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I'm trying to use Access as a front-end for an SQL Server 2017 database. The objects I'm interested in are 6 temporal tables and a view joining them. I created an ODBC user data source and linked the tables and the view. For the view, I created an instead of update trigger that updates the underlying tables, and that works just fine.

Since the primary keys of the underlying tables are identity, I figured it would be easier to insert/delete directly against the underlying tables instead of via the view (I had to SET IDENTITY_INSERT ON when manipulating the view via SQL).

I can add a row to one of the tables without a problem, but when I try to delete or update a row in the table, I get an error saying "Reserverat fel (-7776). Det finns inget meddelande för felet". Loosely translated that would be something like "Reserved error (-7776). There is no message for the error".

I visit the world of Windows on a regular basis every 20 years or so, so I have no real clue on where to start looking for any clues on what might be the error. Any insight?

Funny thing is that if I create a view that joins two of the tables (the primary key of one of the tables is also unique in the view), I can update the view, and the underlying table is also updated (no instead of trigger necessary).

It is also possible to insert a new row (for delete it seems like I will need an instead of trigger). So I guess this is a workaround, but it seems rather odd that I can update the view, but not the table.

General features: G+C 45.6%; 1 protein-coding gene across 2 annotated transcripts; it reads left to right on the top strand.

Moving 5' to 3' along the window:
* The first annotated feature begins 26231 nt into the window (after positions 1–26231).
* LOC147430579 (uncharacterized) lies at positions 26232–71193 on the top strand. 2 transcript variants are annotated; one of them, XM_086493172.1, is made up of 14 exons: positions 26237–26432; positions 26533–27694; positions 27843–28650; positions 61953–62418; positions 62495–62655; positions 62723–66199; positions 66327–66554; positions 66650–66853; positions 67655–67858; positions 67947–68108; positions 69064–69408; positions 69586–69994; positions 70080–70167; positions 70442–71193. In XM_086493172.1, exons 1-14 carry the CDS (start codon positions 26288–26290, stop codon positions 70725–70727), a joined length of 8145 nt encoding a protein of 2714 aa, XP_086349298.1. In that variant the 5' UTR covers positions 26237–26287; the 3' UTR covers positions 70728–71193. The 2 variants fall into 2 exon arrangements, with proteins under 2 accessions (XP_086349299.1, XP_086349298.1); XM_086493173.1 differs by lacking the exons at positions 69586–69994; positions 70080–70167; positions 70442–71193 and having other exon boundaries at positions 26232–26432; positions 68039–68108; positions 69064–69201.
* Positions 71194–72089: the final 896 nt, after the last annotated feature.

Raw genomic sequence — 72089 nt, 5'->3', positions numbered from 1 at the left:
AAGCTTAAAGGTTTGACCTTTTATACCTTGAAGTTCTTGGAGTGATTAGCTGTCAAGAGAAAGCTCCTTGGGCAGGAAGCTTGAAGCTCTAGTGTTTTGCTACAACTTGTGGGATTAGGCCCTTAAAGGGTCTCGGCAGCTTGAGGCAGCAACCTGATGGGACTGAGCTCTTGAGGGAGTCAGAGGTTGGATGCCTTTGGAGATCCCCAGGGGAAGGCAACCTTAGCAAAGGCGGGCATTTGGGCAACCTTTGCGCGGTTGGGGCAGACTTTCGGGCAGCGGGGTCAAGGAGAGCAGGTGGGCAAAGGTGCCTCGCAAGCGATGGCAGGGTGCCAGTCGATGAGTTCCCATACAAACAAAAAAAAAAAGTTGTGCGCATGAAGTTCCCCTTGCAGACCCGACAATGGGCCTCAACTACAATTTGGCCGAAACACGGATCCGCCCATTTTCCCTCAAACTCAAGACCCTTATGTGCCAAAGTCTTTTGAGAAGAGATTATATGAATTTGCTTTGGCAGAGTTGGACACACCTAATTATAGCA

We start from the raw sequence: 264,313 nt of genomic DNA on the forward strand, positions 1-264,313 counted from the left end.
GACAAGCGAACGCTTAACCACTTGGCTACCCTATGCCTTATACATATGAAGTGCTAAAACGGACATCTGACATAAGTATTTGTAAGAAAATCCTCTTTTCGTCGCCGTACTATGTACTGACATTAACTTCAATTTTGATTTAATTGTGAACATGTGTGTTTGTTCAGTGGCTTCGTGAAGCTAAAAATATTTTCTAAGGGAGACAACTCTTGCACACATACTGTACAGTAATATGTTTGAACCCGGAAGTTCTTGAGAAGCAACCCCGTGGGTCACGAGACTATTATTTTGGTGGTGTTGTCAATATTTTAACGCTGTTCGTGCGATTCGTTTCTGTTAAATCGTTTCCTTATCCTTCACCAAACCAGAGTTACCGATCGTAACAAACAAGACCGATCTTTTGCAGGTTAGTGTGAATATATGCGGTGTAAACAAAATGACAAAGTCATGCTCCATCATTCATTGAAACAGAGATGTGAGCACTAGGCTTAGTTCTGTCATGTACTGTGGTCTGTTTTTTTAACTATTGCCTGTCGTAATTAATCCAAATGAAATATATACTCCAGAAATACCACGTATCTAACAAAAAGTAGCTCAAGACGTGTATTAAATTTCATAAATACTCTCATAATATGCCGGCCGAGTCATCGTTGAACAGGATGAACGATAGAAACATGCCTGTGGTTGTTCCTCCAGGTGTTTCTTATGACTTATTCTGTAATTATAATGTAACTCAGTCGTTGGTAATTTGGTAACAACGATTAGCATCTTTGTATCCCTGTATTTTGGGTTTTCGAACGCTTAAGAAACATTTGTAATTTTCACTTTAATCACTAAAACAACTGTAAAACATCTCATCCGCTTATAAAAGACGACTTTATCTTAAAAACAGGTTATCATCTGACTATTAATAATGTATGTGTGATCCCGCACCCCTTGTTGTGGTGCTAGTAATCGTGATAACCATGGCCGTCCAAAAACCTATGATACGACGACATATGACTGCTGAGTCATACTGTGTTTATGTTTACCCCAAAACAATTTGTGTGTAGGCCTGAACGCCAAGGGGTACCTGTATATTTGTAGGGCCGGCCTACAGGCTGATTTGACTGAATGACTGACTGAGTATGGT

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Access (I guess) does not seem too fond of SysStartTime and SysEndTime columns. If I mask them in a view and link the view in Access, both update and insert works. Example:

DROP VIEW dbo.PHYTOCLASS_DIVISION;
CREATE VIEW dbo.PHYTOCLASS_DIVISION as 
select  d.DivisionName
        , c.ClassID
        , c.ClassName
        , c.DivisionID as classDivisionId
        , c.ModifiedBy
        , c.ModifiedDate
        , c.Avslutad
from dBotnia20200929.dbo.PHYTODIVISION d
join dBotnia20200929.dbo.PHYTOCLASS c
        on d.DivisionID = c.DivisionID;

For a trivial join like this, SQL Server figures out how to handle insert/update so instead of triggers are not necessary.

The answer in is-is-possible-to-update-sql-server-2016-temporal-tables-from-access indicates that the problem has to do with the precision of the timestamps in Sys... columns. I have not verified that lowering the precision would help, but it may be worthwhile for someone to read that answer

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